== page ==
Peace Terms is an extensive glossary with short definitions of a wide range of complex and often confusing terms used in the field of peacebuilding. Authoritative but accessible, Peace Terms has been used by a wide audience, from peacebuilding practitioners and scholars to students in college courses, from participants in USIP Academy courses and trainings to high school students doing research.

Peace Terms is an invaluable contribution to the literature and is comprehensive and concise. The revised edition does an excellent job of expanding and updating the glossary entries in order to make the publication more comprehensive and to reflect changes in the peacebuilding field since the appearance of the first edition.

Matthew Levinger, Research Professor of International Affairs, George Washington University

To help these readers navigate this cross-disciplinary field, the USIP glossary answers such questions as: What exactly is a “conflict entrepreneur”? What do we mean by “refoulement”? And perhaps most importantly, what is the difference between peacekeeping, peacemaking, and peacebuilding?
 
As with the first edition, the editor has consulted a wide range of online and print sources, as well as the senior staff at USIP, in the process of producing the latest version of the glossary.

  • Contains over 350 short definitions, including over 70 new or revised terms.
  • Covers a wide range of complex and often confusing concepts.
  • Used by practitioners, scholars, and students.

Dan Snodderly is an editor and publishing consultant who served as USIP’s director of publications from 1993 to 2004, and previously worked as an editor and writer at Cornell University Press and Encyclopaedia Britannica.

Words matter. In the art of peacemaking, where failure can be deadly, words matter even more. With lucid, elegant prose, Dan Snodderly’s Peace Terms delivers a powerful antidote for the buzzwords and fuzzy concepts that sometimes confound even the most insightful discourse about peace and conflict. The glossary is also a wonderful resource for newcomers who want to learn core concepts for the first time and for old hands who strive to keep their thinking fresh, simple, and clear.

John T. Crist, Associate Professor of Conflict Analysis and Resolution, George Mason University Korea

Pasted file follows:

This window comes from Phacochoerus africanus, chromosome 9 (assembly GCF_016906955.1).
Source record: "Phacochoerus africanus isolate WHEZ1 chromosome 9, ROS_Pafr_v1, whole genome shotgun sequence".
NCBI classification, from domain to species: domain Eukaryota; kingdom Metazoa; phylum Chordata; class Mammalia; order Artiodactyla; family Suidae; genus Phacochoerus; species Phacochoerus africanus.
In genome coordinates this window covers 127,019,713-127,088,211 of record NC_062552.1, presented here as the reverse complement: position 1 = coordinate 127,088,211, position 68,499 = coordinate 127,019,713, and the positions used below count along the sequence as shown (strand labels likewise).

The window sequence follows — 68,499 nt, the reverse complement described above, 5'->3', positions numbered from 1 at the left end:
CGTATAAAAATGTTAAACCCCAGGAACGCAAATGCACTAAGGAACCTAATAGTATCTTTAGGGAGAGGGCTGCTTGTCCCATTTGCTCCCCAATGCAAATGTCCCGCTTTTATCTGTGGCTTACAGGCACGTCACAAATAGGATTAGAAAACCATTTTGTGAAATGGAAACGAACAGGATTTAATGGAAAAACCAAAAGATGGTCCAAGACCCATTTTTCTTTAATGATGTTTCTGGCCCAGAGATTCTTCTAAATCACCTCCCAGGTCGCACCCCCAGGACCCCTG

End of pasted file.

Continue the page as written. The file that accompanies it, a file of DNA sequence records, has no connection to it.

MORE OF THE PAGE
Latest Publications

Tunisia’s transition has unfinished business. Can Ennahda lead the way?

Tunisia’s transition has unfinished business. Can Ennahda lead the way?

Wednesday, December 11, 2019

By: Adam Gallagher

Fresh off a busy election season, Prime Minister-designate Habib Jemli is in the process of forming Tunisia’s next government. That government will have the daunting task of addressing Tunisians’ deep disenchantment with the political class and its failures to live up to the promise of the 2010-2011 uprising that led to the overthrow of longtime dictator Zine El Abidine Ben Ali. “The big problems confronting Tunisians have not been given enough importance” from the country’s political parties, said Abdelfattah Mourou, the first presidential candidate of the Ennahda party, during an interview at USIP.

Type: Analysis and Commentary

Democracy & Governance

Israeli-Palestinian Conflict: It’s Time for a Sequel to the Arab Peace Initiative

Israeli-Palestinian Conflict: It’s Time for a Sequel to the Arab Peace Initiative

Tuesday, December 10, 2019

By: Ambassador Hesham Youssef

The Israeli-Palestinian conflict has fallen down the list of political priorities in recent years as regional and global powers have been preoccupied with more pressing issues—including tensions with Iran; wars in Syria, Yemen and Libya; unrest in Lebanon, Iraq and Algeria; the rise of intestate competition, including with Russia and China, in the region; and a host of internal issues affecting the countries of the region. However, recent regional developments may present opportunities to reaffirm the tenets that would someday lead to a comprehensive peace.

Type: Analysis and Commentary

Peace Processes

Escape from ISIS: One Family’s Story

Escape from ISIS: One Family’s Story

Tuesday, December 3, 2019

By: Fred Strasser

The horrific story of ISIS’s bid to wipe out Iraq’s Yazidi minority is fairly well known in the United States. At least in broad terms, Americans who pay attention to such things understand that the terrorist group’s fanatical gunmen rolled in on a defenseless people, butchered men and boys by the thousands and hauled away young women into sexual slavery in a genocidal plan.

Type: Analysis and Commentary

Human Rights; Violent Extremism

View All Publications